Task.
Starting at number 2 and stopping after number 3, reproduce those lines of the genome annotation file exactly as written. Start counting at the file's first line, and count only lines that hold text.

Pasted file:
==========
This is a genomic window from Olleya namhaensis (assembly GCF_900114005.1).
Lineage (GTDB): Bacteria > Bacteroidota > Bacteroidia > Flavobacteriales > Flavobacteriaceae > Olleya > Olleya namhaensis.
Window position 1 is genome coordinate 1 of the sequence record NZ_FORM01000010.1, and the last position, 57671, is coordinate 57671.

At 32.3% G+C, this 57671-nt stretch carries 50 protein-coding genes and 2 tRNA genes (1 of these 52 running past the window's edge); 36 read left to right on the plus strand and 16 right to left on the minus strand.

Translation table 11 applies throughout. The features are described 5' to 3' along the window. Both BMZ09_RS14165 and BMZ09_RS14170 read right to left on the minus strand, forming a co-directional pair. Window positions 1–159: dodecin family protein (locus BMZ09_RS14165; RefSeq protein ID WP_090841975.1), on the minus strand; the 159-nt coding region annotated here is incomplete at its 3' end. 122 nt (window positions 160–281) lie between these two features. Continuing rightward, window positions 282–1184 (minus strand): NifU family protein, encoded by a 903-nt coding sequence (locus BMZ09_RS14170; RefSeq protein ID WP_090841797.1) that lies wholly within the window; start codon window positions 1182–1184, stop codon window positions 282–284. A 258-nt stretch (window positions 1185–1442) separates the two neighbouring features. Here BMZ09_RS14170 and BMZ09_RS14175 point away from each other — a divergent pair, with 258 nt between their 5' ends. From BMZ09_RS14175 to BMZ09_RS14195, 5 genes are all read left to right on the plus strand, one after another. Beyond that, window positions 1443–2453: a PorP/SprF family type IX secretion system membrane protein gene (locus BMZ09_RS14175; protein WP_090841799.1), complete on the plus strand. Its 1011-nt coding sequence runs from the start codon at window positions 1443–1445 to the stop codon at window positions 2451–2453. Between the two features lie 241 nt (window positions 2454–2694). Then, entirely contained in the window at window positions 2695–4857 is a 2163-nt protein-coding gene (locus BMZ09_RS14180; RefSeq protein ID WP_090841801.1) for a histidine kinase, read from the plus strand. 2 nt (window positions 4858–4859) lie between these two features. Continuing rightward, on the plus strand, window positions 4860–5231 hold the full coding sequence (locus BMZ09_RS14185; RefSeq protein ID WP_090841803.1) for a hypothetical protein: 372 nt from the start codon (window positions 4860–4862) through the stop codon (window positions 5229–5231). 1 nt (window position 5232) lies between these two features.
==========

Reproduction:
Lineage (GTDB): Bacteria > Bacteroidota > Bacteroidia > Flavobacteriales > Flavobacteriaceae > Olleya > Olleya namhaensis.
Window position 1 is genome coordinate 1 of the sequence record NZ_FORM01000010.1, and the last position, 57671, is coordinate 57671.